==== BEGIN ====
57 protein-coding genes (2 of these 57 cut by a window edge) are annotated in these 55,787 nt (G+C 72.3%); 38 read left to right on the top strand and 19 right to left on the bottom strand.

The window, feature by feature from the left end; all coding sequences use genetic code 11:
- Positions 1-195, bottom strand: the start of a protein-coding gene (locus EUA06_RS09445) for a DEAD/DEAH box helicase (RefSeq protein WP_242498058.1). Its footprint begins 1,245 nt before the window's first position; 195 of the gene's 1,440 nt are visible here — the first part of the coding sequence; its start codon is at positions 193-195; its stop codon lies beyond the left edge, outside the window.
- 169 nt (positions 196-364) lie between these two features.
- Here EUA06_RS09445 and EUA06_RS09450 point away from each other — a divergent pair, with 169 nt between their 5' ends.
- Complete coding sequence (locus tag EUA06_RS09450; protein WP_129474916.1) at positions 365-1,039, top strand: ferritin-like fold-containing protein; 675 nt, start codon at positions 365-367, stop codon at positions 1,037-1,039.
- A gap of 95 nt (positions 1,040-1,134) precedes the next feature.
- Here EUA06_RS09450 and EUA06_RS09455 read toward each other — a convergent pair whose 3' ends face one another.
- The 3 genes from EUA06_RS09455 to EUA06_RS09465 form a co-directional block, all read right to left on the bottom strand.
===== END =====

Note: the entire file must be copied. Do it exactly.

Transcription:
57 protein-coding genes (2 of these 57 cut by a window edge) are annotated in these 55,787 nt (G+C 72.3%); 38 read left to right on the top strand and 19 right to left on the bottom strand.

The window, feature by feature from the left end; all coding sequences use genetic code 11:
- Positions 1-195, bottom strand: the start of a protein-coding gene (locus EUA06_RS09445) for a DEAD/DEAH box helicase (RefSeq protein WP_242498058.1). Its footprint begins 1,245 nt before the window's first position; 195 of the gene's 1,440 nt are visible here — the first part of the coding sequence; its start codon is at positions 193-195; its stop codon lies beyond the left edge, outside the window.
- 169 nt (positions 196-364) lie between these two features.
- Here EUA06_RS09445 and EUA06_RS09450 point away from each other — a divergent pair, with 169 nt between their 5' ends.
- Complete coding sequence (locus tag EUA06_RS09450; protein WP_129474916.1) at positions 365-1,039, top strand: ferritin-like fold-containing protein; 675 nt, start codon at positions 365-367, stop codon at positions 1,037-1,039.
- A gap of 95 nt (positions 1,040-1,134) precedes the next feature.
- Here EUA06_RS09450 and EUA06_RS09455 read toward each other — a convergent pair whose 3' ends face one another.
- The 3 genes from EUA06_RS09455 to EUA06_RS09465 form a co-directional block, all read right to left on the bottom strand.